Unfortunately, anyone can call himself, or herself, a financial planner. The meaning of the term has been diluted by everyone in the financial services industry, from bankers to lenders, insurance agents to investment brokers, accountants to attorneys. So who really is financial planner? I guess, to some extent, each person in the financial services industry could use the term, but it can be very misleading. What many so-called planners do, in most cases, does not involve the entire financial plan of an individual. Additionally, just because someone calls himself/herself a financial planner, doesn’t mean they are qualified to give financial planning advice. How can you be sure you are getting a real financial planner?

I am a Certified Financial Plannertm. Unfortunately, many people don’t know what that means. What it means is that I have obtained the required education from an accredited university (Utah State University, to be exact – Go Aggies!), have the required experience, and have proven my knowledge in the entire financial planning arena by taking and passing the CFP Board Exam. I have been a practicing Certified Financial Planner since 2003. My total financial planning experience dates back to 1999. I have met with and worked with hundreds of individuals, in various financial circumstances, ranging from people who earn more than $1,000,000 per year, to people who earn less than $50,000 per year. I have worked with people just starting in their professions, people who are well into their careers, and current retirees. I work with business owners and employees. One of the reasons I can work with people in such a large range of income and assets is because I do not charge fees for the time I spend working with them. I have yet to have someone complain that I didn’t charge them a fee. Contrary to what fee-based planners would have you believe, fees do not make a planner “unbiased”. Of course every planner is biased. I have my biases, and so does every other planner. The key for you, as a potential client, is making sure you know what your advisor’s biases are. I am very clear about my biases in the world of financial planning.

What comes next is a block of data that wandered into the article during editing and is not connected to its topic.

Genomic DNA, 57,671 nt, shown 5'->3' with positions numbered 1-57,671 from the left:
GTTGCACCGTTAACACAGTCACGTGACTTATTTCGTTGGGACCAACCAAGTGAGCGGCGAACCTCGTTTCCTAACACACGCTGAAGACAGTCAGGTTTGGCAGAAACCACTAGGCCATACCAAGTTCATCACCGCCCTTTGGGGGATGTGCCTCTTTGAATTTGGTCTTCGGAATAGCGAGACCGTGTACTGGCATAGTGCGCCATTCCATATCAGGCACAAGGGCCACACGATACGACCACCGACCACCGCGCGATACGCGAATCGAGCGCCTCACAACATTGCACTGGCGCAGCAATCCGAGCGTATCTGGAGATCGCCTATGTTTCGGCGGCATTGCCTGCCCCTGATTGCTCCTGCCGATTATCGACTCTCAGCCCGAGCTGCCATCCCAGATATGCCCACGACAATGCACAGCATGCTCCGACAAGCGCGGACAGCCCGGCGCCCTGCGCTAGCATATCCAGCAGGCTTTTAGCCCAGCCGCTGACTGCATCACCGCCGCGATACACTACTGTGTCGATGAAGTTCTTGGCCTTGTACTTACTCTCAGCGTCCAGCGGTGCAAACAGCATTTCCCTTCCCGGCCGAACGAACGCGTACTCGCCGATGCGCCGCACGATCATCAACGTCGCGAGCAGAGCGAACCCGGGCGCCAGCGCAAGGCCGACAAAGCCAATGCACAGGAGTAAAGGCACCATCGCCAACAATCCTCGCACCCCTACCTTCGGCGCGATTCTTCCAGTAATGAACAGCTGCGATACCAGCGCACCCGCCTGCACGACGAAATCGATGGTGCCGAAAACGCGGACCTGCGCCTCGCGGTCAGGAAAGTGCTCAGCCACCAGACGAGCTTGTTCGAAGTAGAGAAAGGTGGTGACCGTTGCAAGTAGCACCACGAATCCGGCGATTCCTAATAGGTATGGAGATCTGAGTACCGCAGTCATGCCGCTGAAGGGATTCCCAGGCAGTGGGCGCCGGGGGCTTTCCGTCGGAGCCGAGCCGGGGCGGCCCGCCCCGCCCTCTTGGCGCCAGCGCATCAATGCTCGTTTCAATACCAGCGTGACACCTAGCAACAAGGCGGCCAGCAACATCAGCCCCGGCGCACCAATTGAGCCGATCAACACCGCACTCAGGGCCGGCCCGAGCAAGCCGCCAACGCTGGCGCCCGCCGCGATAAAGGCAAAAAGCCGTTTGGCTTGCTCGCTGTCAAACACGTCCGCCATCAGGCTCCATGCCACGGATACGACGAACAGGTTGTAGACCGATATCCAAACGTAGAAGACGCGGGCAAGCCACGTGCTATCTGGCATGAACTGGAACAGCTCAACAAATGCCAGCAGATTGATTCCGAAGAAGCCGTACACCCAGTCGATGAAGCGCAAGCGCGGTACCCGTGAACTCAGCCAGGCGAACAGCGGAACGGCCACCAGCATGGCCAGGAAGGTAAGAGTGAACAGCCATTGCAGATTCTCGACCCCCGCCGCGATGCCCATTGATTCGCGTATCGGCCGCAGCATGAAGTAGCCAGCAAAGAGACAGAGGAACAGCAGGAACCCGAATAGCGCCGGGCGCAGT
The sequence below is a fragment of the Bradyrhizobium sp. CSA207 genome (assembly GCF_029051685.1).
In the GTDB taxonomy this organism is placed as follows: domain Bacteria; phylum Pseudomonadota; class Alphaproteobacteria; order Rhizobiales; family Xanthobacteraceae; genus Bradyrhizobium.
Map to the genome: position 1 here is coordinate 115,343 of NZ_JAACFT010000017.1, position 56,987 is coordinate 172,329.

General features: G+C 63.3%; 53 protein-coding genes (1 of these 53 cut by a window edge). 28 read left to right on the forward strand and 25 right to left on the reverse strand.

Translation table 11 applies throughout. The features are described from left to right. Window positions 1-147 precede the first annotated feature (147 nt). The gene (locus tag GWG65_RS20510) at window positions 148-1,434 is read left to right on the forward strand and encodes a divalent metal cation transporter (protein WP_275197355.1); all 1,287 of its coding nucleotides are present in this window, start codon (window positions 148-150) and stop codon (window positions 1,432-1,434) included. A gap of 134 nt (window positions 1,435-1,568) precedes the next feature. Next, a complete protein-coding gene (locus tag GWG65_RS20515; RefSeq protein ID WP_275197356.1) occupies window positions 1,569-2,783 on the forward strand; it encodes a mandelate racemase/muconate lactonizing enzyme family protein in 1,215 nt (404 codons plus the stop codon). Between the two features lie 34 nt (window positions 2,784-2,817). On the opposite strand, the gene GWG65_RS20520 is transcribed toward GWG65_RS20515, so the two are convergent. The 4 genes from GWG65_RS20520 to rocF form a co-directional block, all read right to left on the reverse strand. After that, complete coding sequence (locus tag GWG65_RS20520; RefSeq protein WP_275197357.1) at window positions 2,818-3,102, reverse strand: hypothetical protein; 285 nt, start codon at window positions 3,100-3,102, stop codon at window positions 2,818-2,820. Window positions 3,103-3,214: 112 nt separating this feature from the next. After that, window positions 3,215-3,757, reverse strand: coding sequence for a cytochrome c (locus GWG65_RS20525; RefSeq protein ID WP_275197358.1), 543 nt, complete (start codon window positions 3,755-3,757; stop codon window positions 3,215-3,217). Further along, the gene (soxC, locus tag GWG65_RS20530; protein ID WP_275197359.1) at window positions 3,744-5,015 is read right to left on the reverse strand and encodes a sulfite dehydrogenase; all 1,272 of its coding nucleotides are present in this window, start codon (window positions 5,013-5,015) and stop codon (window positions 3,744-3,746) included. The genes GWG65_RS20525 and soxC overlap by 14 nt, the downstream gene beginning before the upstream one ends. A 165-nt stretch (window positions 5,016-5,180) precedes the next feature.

My process is Unique. No one else in the world has my exact process for planning. This process is very comprehensive. Most people that I work with have never been asked to gather as much information as they do in order to meet with me. What I require of my clients is to complete the Comprehensive Questionnaire, and gather all of the financial documents that pertain to their situation. The planning process begins with a step I call “Elements”. I call it “Elements”, because elements are what we have to work with. During the first meeting, I find out what those elements are. The next step in the process is called “Strategic Evaluation”. During this meeting we evaluate a person’s saving, protection, and debt elimination strategies. We look at what the client is doing currently, and compare that to what they could be doing. In many cases, we can improve a person’s plan significantly, without increasing their overall expenses. The next step in the process is called “Coordination”. During this meeting we evaluate a person’s current life insurance and liquidity strategies. We compare their current strategies with strategies that improve efficiency and effectiveness. The last step in the process is called “Discovery”. It is in this meeting that we evaluate the client’s current wealth building strategies and discover other strategies that are specific to each individual, and in line with the Three Rules for Investing (introduced in the planning process). Once the initial planning phase is over, we continue to meet at least once per year, to make sure things are going the way the client wants them to go. Adjustments have to be made, because life happens, everybody’s situation changes, their abilities to save and protect change over time, their health and their income changes over time. What they feel is important changes over time. Because of these changes, their plans need to change as well. Great planning is not done by setting a product or strategy in motion, and then leaving it alone for the next twenty to thirty years. In fact, that’s a recipe for guaranteed failure. Finances require much more attention in order to succeed. Like everything in life that is worthwhile, success in finances requires effort, and nothing is for free.